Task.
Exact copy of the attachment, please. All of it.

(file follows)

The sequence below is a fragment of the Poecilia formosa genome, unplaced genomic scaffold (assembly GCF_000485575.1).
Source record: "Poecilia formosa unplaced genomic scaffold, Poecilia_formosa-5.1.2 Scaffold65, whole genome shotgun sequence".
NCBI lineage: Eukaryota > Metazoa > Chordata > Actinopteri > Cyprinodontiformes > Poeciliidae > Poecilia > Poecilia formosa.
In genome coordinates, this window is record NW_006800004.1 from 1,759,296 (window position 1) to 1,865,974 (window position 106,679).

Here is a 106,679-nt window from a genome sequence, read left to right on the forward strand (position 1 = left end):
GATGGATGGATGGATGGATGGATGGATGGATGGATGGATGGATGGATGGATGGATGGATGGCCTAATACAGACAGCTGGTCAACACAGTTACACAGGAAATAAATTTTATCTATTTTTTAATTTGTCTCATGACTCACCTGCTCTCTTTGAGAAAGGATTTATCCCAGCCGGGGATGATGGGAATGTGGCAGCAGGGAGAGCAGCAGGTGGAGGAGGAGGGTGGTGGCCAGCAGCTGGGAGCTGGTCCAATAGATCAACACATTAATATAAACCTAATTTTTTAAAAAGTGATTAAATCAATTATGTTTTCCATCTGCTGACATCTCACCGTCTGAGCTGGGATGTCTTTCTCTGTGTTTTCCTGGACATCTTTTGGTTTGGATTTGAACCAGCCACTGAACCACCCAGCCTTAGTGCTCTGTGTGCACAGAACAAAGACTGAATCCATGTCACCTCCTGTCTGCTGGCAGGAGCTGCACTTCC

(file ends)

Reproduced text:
The sequence below is a fragment of the Poecilia formosa genome, unplaced genomic scaffold (assembly GCF_000485575.1).
Source record: "Poecilia formosa unplaced genomic scaffold, Poecilia_formosa-5.1.2 Scaffold65, whole genome shotgun sequence".
NCBI lineage: Eukaryota > Metazoa > Chordata > Actinopteri > Cyprinodontiformes > Poeciliidae > Poecilia > Poecilia formosa.
In genome coordinates, this window is record NW_006800004.1 from 1,759,296 (window position 1) to 1,865,974 (window position 106,679).

Here is a 106,679-nt window from a genome sequence, read left to right on the forward strand (position 1 = left end):
GATGGATGGATGGATGGATGGATGGATGGATGGATGGATGGATGGATGGATGGATGGATGGCCTAATACAGACAGCTGGTCAACACAGTTACACAGGAAATAAATTTTATCTATTTTTTAATTTGTCTCATGACTCACCTGCTCTCTTTGAGAAAGGATTTATCCCAGCCGGGGATGATGGGAATGTGGCAGCAGGGAGAGCAGCAGGTGGAGGAGGAGGGTGGTGGCCAGCAGCTGGGAGCTGGTCCAATAGATCAACACATTAATATAAACCTAATTTTTTAAAAAGTGATTAAATCAATTATGTTTTCCATCTGCTGACATCTCACCGTCTGAGCTGGGATGTCTTTCTCTGTGTTTTCCTGGACATCTTTTGGTTTGGATTTGAACCAGCCACTGAACCACCCAGCCTTAGTGCTCTGTGTGCACAGAACAAAGACTGAATCCATGTCACCTCCTGTCTGCTGGCAGGAGCTGCACTTCC